The weather has recently turned hot and I don’t like it. Every year we get a heat wave that seems to be exactly what every one else has been waiting for and all I can do is close the curtains, lie down and wait for it to be over. I don’t sleep well, I feel groggy all the time, I feel like my ability to think roughly halves. And the worst is you can’t even complain about it. If you say something like ‘I hate this and I can’t wait for when the weather cools down so I can eat soup and wear a jumper and actually get some sleep’ people scowl at you, like your words could actually precipitate the onset of winter.
I was thinking about how we limit the things we talk about. For a people committed to the idea of free speech and the validity of individual opinion, we manage to find a lot of ways to stop people saying things that we don’t want to hear. The reason I was thinking about this was because recently, as you might have heard, the UK has been going through some really big, interesting political shifts. The EU referendum and the recent general election have meant politics are really in the forefront of a lot of people minds. But often when I tried to talk to people about it I heard the old cliché; don’t talk about religion and politics.
But how do you not talk about politics when you are living through politically significant times? Or, more pertinently, what motivates people to stop other people talking about politics? Or anything, for that matter. I am sure there is a whole spectrum of reasons why any one person might might seek to stop another person talking. Some people just seem bored by the whole subject. Talking about brexit with someone recently I was asked by someone at the table but not involved in our conversation to stop talking about brexit. He was just fed up of it. Someone else told me we should not be discussing brexit any more because it was a democratic referendum and now the question has been settled once and for all. This person, tellingly, was pro-brexit, and had been arguing against the results of the 1970’s EU membership referendum for the last thirty years. Interestingly hypocritical, right? And very revealing about why he might want to silence further discussion.
Good dialogue has to be open and it has to be honest, and we are not always very good at honest discussion. I think we are pretty good at expressing ourselves honestly a lot of the time (but of course not always) but the thing we seem to be a little poorer at is honest listening. Are you ready to hear things you don’t want to hear? Can you tolerate being disagreed with? Can you test your ideas against someone else’s without taking it personally? These things aren’t easy to do, especially with incendiary subjects and especially when it sounds like someone might be trying to take something away from you.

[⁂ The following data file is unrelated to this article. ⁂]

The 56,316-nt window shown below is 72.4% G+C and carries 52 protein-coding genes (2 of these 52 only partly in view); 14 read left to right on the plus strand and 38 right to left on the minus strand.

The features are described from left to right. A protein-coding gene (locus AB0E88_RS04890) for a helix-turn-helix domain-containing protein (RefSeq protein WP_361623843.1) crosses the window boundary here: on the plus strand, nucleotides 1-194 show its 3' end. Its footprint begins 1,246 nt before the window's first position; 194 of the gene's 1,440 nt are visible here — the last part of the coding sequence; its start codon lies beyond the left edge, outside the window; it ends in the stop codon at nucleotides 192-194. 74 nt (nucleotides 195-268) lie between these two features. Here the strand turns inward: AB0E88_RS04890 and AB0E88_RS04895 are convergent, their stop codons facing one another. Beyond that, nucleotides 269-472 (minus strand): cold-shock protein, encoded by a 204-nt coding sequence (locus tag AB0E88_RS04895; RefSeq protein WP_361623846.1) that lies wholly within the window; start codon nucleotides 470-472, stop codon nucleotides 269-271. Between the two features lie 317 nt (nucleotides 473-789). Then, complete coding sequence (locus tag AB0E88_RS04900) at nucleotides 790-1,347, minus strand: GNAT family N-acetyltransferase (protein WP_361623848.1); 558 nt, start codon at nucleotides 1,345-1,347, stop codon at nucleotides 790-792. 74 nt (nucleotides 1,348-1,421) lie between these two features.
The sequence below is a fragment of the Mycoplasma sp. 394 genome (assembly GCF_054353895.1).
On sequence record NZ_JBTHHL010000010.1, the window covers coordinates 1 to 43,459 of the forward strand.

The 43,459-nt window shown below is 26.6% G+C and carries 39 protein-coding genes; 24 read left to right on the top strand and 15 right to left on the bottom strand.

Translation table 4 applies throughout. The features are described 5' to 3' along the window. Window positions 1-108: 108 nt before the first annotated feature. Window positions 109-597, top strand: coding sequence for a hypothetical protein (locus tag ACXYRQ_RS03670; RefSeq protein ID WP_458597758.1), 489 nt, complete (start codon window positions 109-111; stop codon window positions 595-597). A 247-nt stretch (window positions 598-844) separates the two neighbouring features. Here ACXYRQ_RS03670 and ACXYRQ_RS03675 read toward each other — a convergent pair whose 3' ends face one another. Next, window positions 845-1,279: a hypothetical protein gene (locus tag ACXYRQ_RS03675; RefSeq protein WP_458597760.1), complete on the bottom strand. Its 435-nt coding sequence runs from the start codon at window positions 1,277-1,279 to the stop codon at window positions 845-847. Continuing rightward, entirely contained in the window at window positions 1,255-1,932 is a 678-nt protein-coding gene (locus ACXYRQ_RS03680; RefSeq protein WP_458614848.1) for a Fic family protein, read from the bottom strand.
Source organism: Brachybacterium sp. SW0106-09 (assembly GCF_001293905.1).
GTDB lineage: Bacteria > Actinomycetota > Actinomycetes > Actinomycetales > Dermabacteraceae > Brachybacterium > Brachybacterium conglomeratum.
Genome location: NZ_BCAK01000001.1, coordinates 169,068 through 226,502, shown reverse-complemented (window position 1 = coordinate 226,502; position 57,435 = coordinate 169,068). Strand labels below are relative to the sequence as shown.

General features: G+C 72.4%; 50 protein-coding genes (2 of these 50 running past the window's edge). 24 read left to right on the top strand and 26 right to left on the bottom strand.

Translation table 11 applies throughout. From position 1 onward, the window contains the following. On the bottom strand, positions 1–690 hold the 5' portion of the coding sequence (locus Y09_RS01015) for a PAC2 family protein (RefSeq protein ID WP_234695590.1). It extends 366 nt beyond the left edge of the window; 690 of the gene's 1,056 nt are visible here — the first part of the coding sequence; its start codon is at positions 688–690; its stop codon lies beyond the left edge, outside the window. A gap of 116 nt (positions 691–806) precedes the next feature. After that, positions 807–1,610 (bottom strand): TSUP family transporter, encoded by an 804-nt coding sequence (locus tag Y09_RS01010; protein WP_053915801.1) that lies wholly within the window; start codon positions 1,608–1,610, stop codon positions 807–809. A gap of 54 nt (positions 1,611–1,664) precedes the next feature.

So is the question when do you stop arguing? My friend who wants the recent EU referendum to be sacrosanct and left alone but also wanted to argue against the previous one obviously can’t have been right in both instances. So which one was more right? Well, I think he was right to spend thirty years arguing against the referendum. You should never stop arguing. Our arguments should be inclusive, honest, respectful, but they shouldn’t end just because we are told they are over. Keep testing ideas out by butting them against opposite ideas, and keep adjusting your position based on what comes of those arguments. Honesty sometimes means hearing things you don’t want to hear and sometimes it means having to realise you have been wrong all along. But when someone proves to you that you are utterly, inescapably wrong about something, well that’s a real gift, and you won’t get it by silencing other people.
This is such a deep subject but I really believe we are improved by having better conversations and to have better conversations we need to begin by being better listeners. First, listening to other people, then by becoming better at listening to ourselves.
Anyway, I’m going to go and get some water now because even with the windows open and the curtains closed it is still way too hot and I am not comfortable and I don’t like it. I can’t wait for the cold weather to get here and I’m sorry if that’s not what you want to hear.
Also, before I go, I know that one of the reasons people tell me personally not to talk about religion and politics is because I can become boringly opinionated on these subjects. I know that, and I am working on it.